The higher the education, the lower the unemployment rates.
4. College graduates are more likely to have full-time jobs, in comparison with high schoolers.
The National Center for Education Statistics in their recent education stats confirm the fact that college graduates are more likely to be employed than the high schoolers.
Moreover, statistics on education in the US shows confirm that those with higher education typically are more likely to have full-time jobs in comparison with high schoolers.
The National Center for Education Statistics shows that in 2018, 80% of those with bachelor’s degrees had a full-time job, compared to 72% of those with high school diplomas (or the equivalent of highs school diploma).
5. About 70-80% of college students are active in the labor market while enrolled in college.
The better part of students, (70-80%) are working while following their college lessons according to school statistics done by the College of St. Scholastica; while some of the students have only part-time jobs while in college, others – 40% of undergraduates work full-time or almost full-time (at least 30 hours a week).
Considering the expenses, these job and education facts make a lot of sense since working while getting your education is proven to help students provide for themselves.
Additionally, many of the students claim that this also helps them in lowering their student debts as well as enriching their resume for future job searches.
Education Stats: Break Down by Demographics
The school demographics differ in the last decades with the percentage of public school students who are white declining from fall 2014 and this trend is also expected to continue through at least fall 2028.
On the other hand, the percentage of students who are Asian, Hispanic, two or more races is expected to increase, while the percentage of black students is expected to be the same. The school demographics for public school students from prekindergarten to 12th grade in 2019 is 50.8 million from which 23.7 million are White students, almost 10 million less – 13.9 are Hispanic, black is 7.7 million, Asian students are 2.7 million, and 2.1 million are of 2 or more races; the other 0.7% are to American Indian/Alaska Native students (0.5%) and Pacific Islander students (0.2%).
When it comes to college enrollment, the demographics differ significantly from the previous statistics. The NCES reports that in 2018, college school demographics were higher for Asian students (59%) compared to 42% who were White, 37% who were Black, and 36% who were Hispanic. All of these refer to 18 to 24 years old students enrolled as undergraduate/graduate students in 2 or 4-year institutions.
On average, in 2019 the average age for students enrolled full-time in an undergraduate program was 21.8 years old.
Education Statistics: by the State
When it comes to education statistics by state, it is really easy to notice that there are significant differences depending on the criteria which you are taking into consideration.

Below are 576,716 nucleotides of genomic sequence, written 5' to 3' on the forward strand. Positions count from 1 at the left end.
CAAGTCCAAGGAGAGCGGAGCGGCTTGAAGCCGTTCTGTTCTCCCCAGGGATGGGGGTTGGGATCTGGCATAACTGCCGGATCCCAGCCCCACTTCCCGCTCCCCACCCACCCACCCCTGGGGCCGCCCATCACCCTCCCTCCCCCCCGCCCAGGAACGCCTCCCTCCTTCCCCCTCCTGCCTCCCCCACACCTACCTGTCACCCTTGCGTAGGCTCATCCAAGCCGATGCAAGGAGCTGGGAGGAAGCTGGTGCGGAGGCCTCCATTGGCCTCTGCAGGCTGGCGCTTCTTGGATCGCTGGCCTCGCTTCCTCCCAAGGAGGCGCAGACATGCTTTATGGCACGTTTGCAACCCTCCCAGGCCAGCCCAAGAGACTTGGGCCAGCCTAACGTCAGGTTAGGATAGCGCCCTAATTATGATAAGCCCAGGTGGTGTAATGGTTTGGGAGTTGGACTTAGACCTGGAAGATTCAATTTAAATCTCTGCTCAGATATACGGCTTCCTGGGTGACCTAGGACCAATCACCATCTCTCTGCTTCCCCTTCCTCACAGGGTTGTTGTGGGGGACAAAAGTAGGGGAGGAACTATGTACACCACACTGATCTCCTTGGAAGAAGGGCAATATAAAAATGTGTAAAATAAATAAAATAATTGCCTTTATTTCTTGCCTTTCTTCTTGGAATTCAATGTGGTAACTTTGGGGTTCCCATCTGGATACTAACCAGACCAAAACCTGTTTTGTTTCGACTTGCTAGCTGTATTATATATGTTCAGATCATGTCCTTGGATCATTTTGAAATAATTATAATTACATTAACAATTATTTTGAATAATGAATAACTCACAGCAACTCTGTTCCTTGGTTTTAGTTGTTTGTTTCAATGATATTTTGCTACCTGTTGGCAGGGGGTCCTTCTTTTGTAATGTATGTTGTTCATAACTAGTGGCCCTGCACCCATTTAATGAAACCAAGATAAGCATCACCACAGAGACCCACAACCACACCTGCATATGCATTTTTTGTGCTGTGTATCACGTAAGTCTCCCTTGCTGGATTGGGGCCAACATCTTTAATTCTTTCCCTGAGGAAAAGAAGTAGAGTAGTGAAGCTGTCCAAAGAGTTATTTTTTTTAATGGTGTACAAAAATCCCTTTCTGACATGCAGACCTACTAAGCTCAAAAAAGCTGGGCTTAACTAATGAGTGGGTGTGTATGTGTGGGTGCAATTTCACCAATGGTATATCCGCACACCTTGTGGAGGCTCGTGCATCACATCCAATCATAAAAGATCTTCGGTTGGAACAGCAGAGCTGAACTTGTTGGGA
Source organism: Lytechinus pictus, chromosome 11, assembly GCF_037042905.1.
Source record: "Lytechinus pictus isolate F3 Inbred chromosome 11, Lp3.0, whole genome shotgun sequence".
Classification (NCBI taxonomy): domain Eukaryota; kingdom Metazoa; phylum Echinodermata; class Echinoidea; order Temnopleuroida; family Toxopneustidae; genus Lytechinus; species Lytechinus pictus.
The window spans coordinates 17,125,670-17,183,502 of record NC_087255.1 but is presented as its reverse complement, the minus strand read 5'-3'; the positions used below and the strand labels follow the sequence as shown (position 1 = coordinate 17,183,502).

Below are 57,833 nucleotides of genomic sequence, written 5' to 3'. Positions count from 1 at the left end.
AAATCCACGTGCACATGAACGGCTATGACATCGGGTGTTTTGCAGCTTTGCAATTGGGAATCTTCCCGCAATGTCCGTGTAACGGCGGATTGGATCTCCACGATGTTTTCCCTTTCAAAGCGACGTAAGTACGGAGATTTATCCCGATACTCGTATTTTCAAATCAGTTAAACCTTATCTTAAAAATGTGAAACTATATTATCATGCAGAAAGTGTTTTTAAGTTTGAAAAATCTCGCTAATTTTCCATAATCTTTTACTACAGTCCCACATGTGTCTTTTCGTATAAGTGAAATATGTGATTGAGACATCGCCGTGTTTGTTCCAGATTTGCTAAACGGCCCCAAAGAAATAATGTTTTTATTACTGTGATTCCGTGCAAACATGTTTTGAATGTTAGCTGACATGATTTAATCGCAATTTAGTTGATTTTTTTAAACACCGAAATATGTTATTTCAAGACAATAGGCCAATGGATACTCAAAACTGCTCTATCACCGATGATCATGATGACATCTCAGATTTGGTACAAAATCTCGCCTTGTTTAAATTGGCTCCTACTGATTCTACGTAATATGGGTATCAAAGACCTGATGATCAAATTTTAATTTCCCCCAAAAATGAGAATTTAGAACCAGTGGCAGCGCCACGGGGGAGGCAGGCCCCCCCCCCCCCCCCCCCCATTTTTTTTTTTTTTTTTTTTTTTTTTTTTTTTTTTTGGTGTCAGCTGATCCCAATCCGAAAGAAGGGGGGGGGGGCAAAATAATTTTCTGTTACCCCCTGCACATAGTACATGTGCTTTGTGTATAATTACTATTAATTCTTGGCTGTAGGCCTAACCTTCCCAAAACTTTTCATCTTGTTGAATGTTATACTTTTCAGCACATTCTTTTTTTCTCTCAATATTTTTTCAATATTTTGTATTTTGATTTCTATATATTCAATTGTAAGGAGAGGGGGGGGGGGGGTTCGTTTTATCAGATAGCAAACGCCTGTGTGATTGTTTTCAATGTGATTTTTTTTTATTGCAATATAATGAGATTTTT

Massachusetts: is the state that ranks the highest for education quality and safety (of public schools); it also holds the highest number of adults with at least a bachelor’s degree and has the nation’s best schools.
Massachusetts also leads in the number of schools in us (high schools), while Texas leads as the state with most colleges;
Iowa: When it comes to graduation rates, Iowa dominates and keeps on increasing their high school graduation rates going up from nearly 1%point from 2013-2014 to 83.2 in 2014-2015 and a record high of 91.4 in 2019.
Florida: When it comes to colleges, Florida takes the lead being home to 3 of the colleges that keep on ranking among the 100 Best Colleges nationally, ranks first in the nation for higher education.
The states which are the most populated and have more/better colleges, not surprisingly are also the states that have the four highest student loan debts.; these states are California, Florida, Texas, and New York and they collectively have over 20% of all the student loan borrowers in the states, which in money translates into more than $340 billion of student loan debt.
Which State is Ranked Highest in Education?
When it comes to highest in education, it depends on which context you are comparing the states. Based on different criteria, this is what the education statistics show about which state is ranked highest in education:
Based on the criteria of which state is the top state for education (the list is created by U.S. News & World Report) Massachusetts ranks as the top state for education followed by New Jersey, Utah.
The national graduation rate is up to almost 88% and based on high school graduation rates Iowa, Kentucky and North Dakota are the states with the highest average high school graduation rates with each graduating an average of 94% of classes in 2018.
The state that ranks highest and first in the nation for the highest education is Florida who is home to the three colleges that rank among the 100 Best Colleges nationally and is followed by Washington, Wyoming, California, and North Dakota.
Which State is the Lowest in Education?
Based on high school graduation rates, Arizona and New Mexico are the two states who each reported graduating an average of 74% of classes in 2018 which makes them the nation’s states with the lowest average graduation rates.
Based on the criteria of which state is the lowest state for education (the list is created by U.S. News & World Report) again Alabama finds its place at the bottom, and right above it is New Mexico and Louisiana. Alabama is also ranked as the state with the worst college programs as well as having the lowest weighted average college graduation of 26.3% of students graduating within 6 years.
Schools and Districts
Private Schools Statistics
- The number of students in the United States enrolled in private schools is 10 times lower than those in public schools.